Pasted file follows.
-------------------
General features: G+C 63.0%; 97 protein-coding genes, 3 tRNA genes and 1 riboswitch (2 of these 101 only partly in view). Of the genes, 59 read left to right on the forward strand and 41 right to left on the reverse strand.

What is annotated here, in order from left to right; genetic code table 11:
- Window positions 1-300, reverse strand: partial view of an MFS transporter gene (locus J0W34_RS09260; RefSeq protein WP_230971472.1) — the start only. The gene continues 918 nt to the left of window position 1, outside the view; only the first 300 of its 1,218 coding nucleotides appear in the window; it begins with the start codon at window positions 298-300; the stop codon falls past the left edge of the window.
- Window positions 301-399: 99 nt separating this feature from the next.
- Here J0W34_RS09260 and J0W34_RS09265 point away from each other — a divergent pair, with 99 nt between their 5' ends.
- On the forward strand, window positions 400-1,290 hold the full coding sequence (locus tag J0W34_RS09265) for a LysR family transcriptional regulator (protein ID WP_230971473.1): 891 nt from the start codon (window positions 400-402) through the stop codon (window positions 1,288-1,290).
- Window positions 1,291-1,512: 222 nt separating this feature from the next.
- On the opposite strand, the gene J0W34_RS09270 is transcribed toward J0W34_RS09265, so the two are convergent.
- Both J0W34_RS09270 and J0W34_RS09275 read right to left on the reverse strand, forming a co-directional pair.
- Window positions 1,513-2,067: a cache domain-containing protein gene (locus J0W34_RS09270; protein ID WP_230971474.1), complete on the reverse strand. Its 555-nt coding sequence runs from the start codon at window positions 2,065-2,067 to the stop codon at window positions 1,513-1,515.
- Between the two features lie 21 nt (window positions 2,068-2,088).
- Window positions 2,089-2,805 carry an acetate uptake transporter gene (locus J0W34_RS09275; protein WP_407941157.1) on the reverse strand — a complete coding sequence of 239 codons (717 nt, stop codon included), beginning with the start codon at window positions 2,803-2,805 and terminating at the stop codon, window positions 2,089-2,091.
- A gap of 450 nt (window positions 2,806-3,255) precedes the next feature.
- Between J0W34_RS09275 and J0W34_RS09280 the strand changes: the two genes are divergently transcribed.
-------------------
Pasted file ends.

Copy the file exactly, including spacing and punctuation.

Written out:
General features: G+C 63.0%; 97 protein-coding genes, 3 tRNA genes and 1 riboswitch (2 of these 101 only partly in view). Of the genes, 59 read left to right on the forward strand and 41 right to left on the reverse strand.

What is annotated here, in order from left to right; genetic code table 11:
- Window positions 1-300, reverse strand: partial view of an MFS transporter gene (locus J0W34_RS09260; RefSeq protein WP_230971472.1) — the start only. The gene continues 918 nt to the left of window position 1, outside the view; only the first 300 of its 1,218 coding nucleotides appear in the window; it begins with the start codon at window positions 298-300; the stop codon falls past the left edge of the window.
- Window positions 301-399: 99 nt separating this feature from the next.
- Here J0W34_RS09260 and J0W34_RS09265 point away from each other — a divergent pair, with 99 nt between their 5' ends.
- On the forward strand, window positions 400-1,290 hold the full coding sequence (locus tag J0W34_RS09265) for a LysR family transcriptional regulator (protein ID WP_230971473.1): 891 nt from the start codon (window positions 400-402) through the stop codon (window positions 1,288-1,290).
- Window positions 1,291-1,512: 222 nt separating this feature from the next.
- On the opposite strand, the gene J0W34_RS09270 is transcribed toward J0W34_RS09265, so the two are convergent.
- Both J0W34_RS09270 and J0W34_RS09275 read right to left on the reverse strand, forming a co-directional pair.
- Window positions 1,513-2,067: a cache domain-containing protein gene (locus J0W34_RS09270; protein ID WP_230971474.1), complete on the reverse strand. Its 555-nt coding sequence runs from the start codon at window positions 2,065-2,067 to the stop codon at window positions 1,513-1,515.
- Between the two features lie 21 nt (window positions 2,068-2,088).
- Window positions 2,089-2,805 carry an acetate uptake transporter gene (locus J0W34_RS09275; protein WP_407941157.1) on the reverse strand — a complete coding sequence of 239 codons (717 nt, stop codon included), beginning with the start codon at window positions 2,803-2,805 and terminating at the stop codon, window positions 2,089-2,091.
- A gap of 450 nt (window positions 2,806-3,255) precedes the next feature.
- Between J0W34_RS09275 and J0W34_RS09280 the strand changes: the two genes are divergently transcribed.